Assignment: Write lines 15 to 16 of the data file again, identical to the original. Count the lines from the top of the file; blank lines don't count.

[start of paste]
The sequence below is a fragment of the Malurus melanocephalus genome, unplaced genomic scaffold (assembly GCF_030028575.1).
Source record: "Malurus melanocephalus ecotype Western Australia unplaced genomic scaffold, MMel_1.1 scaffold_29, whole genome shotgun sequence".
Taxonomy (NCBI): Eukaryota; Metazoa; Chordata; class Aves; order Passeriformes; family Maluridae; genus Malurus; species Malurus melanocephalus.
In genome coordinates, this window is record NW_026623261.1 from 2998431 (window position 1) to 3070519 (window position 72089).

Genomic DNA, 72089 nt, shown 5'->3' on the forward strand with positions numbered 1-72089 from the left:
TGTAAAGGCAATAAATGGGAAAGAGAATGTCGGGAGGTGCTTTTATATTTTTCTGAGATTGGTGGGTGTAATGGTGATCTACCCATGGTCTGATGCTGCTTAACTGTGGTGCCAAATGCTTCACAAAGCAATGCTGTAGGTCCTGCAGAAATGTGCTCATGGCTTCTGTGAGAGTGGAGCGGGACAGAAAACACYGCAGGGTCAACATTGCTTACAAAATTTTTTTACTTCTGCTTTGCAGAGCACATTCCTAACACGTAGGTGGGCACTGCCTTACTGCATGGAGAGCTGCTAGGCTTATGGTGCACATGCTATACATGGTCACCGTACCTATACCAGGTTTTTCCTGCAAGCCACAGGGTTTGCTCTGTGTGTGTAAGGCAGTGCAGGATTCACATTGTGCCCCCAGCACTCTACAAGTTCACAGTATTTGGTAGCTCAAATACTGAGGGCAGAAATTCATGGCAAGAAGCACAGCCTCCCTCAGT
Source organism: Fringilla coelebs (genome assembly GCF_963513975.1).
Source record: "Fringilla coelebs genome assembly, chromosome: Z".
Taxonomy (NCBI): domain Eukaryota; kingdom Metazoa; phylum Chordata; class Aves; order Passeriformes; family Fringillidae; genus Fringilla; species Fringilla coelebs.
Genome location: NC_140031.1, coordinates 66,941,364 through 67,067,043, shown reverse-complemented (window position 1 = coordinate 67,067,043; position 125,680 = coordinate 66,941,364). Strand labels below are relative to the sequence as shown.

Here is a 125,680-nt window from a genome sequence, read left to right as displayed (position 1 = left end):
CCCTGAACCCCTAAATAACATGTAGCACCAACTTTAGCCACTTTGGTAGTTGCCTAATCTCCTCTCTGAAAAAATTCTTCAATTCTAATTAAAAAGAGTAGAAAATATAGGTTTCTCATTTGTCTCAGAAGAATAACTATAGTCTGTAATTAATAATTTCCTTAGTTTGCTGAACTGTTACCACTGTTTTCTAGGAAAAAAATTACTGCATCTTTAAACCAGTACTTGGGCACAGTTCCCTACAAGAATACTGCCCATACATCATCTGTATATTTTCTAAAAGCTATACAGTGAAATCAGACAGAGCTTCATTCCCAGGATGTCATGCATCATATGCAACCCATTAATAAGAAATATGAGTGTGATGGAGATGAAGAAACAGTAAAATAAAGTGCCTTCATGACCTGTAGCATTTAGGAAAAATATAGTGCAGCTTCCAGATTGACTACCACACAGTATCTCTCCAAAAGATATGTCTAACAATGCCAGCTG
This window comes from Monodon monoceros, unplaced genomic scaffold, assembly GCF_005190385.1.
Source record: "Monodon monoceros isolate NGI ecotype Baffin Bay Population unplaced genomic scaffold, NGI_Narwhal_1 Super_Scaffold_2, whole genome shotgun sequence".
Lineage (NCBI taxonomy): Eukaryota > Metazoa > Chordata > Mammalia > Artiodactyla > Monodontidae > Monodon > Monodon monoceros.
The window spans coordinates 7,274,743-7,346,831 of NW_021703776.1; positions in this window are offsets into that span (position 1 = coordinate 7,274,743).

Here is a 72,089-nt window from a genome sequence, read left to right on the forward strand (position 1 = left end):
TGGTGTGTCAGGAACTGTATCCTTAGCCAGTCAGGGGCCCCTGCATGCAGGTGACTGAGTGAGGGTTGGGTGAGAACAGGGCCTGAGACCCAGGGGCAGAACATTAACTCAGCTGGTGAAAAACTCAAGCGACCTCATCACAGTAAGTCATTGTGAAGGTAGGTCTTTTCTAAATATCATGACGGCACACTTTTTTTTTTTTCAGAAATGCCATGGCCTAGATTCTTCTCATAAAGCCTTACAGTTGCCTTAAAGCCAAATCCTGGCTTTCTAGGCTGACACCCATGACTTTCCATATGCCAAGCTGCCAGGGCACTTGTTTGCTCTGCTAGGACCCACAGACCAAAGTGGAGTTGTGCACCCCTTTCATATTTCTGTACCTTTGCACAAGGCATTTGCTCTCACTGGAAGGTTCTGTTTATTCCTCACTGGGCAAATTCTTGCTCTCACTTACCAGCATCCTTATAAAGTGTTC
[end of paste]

Lineage (NCBI taxonomy): Eukaryota > Metazoa > Chordata > Mammalia > Artiodactyla > Monodontidae > Monodon > Monodon monoceros.
The window spans coordinates 7,274,743-7,346,831 of NW_021703776.1; positions in this window are offsets into that span (position 1 = coordinate 7,274,743).